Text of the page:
A 25 year old registered nurse presents to her GP with a 6 day history of abnormal vision, which she noticed whilst checking her blind-spot when driving. This has been accompanied by painful extraocular movements & the sensation that her right eyelid was drooping. She has had a recent viral URTI & has been quite stressed at work with a pending presentation and upcoming exams….
She has been referred to your ED today (by the Ophthalmologist) with the following visual field examination
** hence the "droopy eyelid" **
On examination, her pupils are equal & reactive directly, but there is a positive Marcus-Gunn reflex on the right side. VA 6/5 on (L) & 6/18 on (R). Normal EOM, but reports pain in the right eye with lateral gaze (“like a tight cord pulling”).
She is holding a letter from the Ophthalmologist which states, “please start treatment!”
What’s the diagnosis ?
What are we treating & why ??
The most common cause of unilateral painful vision loss in a young adult, typically, in patients ranging from 15-45 years.
It is the initial presentation in ~ 20% of cases of multiple sclerosis (an illness which is much more prevalent at high latitudes).
Patients are typically otherwise young & healthy. There may be a history of preceding viral illness. There is a female preponderance (3:1).
- Painless loss of vision
- hours to days
- subtle vs profound
- Ocular pain (w/ eye movement)
- Reduced visual acuity (ranging from minimal loss to no light perception), colour & contrast vision
- Usually unilateral, though can be bilateral
- Relative Afferent Pupillary Defect (RAPD) = Marcus-Gunn pupil
- Decreased colour vision > visual acuity
- ? Patchy visual field defects
- ? Swollen optic discs
Aetiologies / Differential Diagnoses.
Corticosteroid-responsive optic neuropathies.
- SLE, Sarcoidosis
- Behcet syndrome (vasculitis w/ oral & genital ulceration + uveitis)
- Autoimmune or chronic-relapsing inflammatory optic neuritis
- Neuromyelitis optica (ON associated with myelitis)
Other inflammatory conditions.
- Post-infectious, post-vaccination
- Acute disseminated encephalomyelitis (ADEM)
Compressive optic neuropathies.
- Primary tumours (gliomas, meningiomas, pituitary, craniopharyngioma)
Ischaemic optic neuropathies.
- Anterior / Posterior ischaemic optic neuropathy
- Giant cell arteritis
- Diabetic papillopathy
- TB, Syphilis, Bartonella (cat-scratch disease), Lyme disease
- Viral (measles, mumps, zoster, varicella, EBV)
- Cryptococcus, Toxoplasmosis
- Periorbital cellulitis / sinusitis.
Toxic / Nutritional neuropathies.
- B12 deficiency, ethanol/methanol, heavy-metals.
In a typical case of optic neuritis, without any clinical signs & symptoms of a systemic disease the yield from diagnostic tests is extremely low.
- An important prognosticator !!
- Normal @ baseline = 25% risk of MS
- 16% @ 5 years
- 22% @ 10 years
- One or more lesions = 75% risk of MS.
** an MRI demonstrating plaques from an unrelated patient with ADEM **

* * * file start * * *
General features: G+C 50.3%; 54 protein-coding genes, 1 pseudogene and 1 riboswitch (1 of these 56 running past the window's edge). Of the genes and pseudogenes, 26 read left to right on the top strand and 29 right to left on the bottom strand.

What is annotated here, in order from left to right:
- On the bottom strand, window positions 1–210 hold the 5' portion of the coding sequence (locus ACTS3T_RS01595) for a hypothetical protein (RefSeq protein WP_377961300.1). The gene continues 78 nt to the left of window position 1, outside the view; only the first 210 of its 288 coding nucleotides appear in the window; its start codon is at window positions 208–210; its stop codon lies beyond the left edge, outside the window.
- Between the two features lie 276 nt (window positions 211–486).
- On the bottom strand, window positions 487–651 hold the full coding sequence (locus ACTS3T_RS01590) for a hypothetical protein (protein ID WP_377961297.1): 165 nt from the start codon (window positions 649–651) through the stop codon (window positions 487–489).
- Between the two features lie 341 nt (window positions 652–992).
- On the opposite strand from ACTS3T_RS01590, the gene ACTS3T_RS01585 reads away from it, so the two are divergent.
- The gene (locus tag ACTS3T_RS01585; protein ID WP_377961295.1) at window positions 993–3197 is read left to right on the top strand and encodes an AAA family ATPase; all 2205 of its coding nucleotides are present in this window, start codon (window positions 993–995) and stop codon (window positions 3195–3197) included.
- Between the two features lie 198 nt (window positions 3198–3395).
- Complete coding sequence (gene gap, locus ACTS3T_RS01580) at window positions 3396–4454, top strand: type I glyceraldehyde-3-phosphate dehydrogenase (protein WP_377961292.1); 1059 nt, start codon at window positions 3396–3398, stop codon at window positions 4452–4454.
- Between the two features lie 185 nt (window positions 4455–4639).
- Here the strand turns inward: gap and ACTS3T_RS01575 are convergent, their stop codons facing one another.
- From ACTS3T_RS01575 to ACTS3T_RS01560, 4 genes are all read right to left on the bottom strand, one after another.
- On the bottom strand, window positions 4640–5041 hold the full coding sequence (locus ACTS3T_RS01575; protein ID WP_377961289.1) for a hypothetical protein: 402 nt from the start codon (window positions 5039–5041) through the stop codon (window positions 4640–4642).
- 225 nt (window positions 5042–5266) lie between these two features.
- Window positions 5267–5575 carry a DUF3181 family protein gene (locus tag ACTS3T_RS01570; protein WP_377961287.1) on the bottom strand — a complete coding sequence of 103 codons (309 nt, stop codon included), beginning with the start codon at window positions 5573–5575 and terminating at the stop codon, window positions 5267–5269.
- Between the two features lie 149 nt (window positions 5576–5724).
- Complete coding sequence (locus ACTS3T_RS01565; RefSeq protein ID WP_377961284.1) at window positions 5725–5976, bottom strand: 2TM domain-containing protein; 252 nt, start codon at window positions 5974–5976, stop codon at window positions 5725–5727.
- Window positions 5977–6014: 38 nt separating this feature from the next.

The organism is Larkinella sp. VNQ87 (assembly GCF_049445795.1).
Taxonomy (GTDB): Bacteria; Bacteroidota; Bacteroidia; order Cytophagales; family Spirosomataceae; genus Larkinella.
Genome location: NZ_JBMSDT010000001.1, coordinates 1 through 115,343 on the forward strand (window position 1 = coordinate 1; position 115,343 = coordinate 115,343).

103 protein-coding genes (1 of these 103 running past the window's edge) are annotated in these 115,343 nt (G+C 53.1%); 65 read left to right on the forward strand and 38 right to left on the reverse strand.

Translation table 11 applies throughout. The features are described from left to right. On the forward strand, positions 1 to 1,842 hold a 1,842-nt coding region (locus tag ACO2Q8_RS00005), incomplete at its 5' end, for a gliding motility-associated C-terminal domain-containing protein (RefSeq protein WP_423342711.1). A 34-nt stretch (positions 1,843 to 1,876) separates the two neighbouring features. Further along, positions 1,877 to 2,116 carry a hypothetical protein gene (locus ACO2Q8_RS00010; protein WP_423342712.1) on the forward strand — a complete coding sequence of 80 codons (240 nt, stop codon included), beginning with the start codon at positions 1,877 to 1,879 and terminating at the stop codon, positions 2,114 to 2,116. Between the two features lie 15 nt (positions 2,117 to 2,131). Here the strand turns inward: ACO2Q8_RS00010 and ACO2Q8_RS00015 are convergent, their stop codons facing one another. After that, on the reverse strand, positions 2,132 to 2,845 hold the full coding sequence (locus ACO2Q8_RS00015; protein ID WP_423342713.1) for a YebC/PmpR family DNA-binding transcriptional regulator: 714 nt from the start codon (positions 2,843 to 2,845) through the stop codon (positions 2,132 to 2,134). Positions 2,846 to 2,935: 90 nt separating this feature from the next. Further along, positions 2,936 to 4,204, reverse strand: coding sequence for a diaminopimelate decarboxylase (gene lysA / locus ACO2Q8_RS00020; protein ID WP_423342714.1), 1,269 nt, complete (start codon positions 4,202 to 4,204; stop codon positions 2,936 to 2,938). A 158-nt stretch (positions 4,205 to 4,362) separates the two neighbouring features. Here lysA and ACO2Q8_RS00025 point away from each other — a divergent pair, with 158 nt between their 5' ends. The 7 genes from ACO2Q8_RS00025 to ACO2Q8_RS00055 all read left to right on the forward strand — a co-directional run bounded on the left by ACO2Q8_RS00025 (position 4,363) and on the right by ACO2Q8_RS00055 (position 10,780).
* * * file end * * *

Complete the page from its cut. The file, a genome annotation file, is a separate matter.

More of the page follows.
- The presence of oligoclonal bands correlates with later development of MS.
- Those with oligoclonal bands usually have abnormal MRIs (therefore CSF sampling is unnecessary).
- Reserve lumbar puncture for atypical presentations.
The Natural History.
Visual acuity reaches its poorest within 1 week, then will slowly improve over the next several weeks.
Spontaneous visual improvement should occur in >90% of patients within 2-3 weeks.
- 93% have VA of > 6/12 @ 1 year.
- 70% have VA of > 6/6 @ 1 year.
Progression to MS.
- 30% of patients presenting with acute optic neuritis develop multiple sclerosis within 5 years.
- 50% of clinically isolated optic neuritis go on to develop a second MS-defining episode by 15 years.
The role of steroids (predominately IV methylprednisolone) remains somewhat controversial.
- Initial studies (following 3 days of IV therapy) showed a reduced rate of MS development over 2 years of follow up.
- Subsequent review of the same cohort at 5 years post-treatment revealed no significant difference in the rate of development of MS.
RCT data on high-dose oral methylprednisolone vs placebo showed improved recovery at 1 & 3 weeks of followup, but no effect at 8 weeks (or in subsequent attack frequency).
- No role in long-term visual outcome.
Treatment with oral prednisone alone increases risk of recurrent optic neuritis.
Meta-analysis data (from 12 RCTs) confirms that whilst high-dose IV methylprednisolone is effective in improving short-term visual recovery, there is no significant benefit in long-term outcome.
There are specific circumstances however, where corticosteroids should be offered:
- Monocular patients
- Severe bilateral visual loss
- Occupations requiring normal visual acuity
THE DOSE = 1 gram IV methylprednisolone for 3 days.
Well, there was concerns that she had features of bilateral optic disc swelling & that her visual field defect was now life altering (unable to drive, unable to work)…..
She is enrolled in ambulatory care for 3 days of IV methylprednisolone and over the next 2-3 weeks her visual acuity and fields improve significantly. Her MRI was normal.
She is now back behind the wheel, working in the ED & able to enjoy reading her partner’s blog @ thebluntdissection !!
Hi Ali !! Thanks for letting me share this.
- Eye Emergency Manual. An Illustrated Guide. NSW Department of Health. www.health.nsw.gov.au
- Rosenʼs Emergency Medicine. Concepts and Clinical Approach. 7th Edition
- Tintinalli’s Emergency Medicine: A Comprehensive Study Guide. 7th Edition.
- Shams PN, Plant GT. Optic Neuritis: A Review. The International MS Journal. 2009; 16:82-89.
- Guercio JR & Balcer LJ. Chapter 9.6 – Inflammatory Optic Neuropathies & Neuroretinitis. Yanoff & Duker: Ophthalmology. 3rd Edition.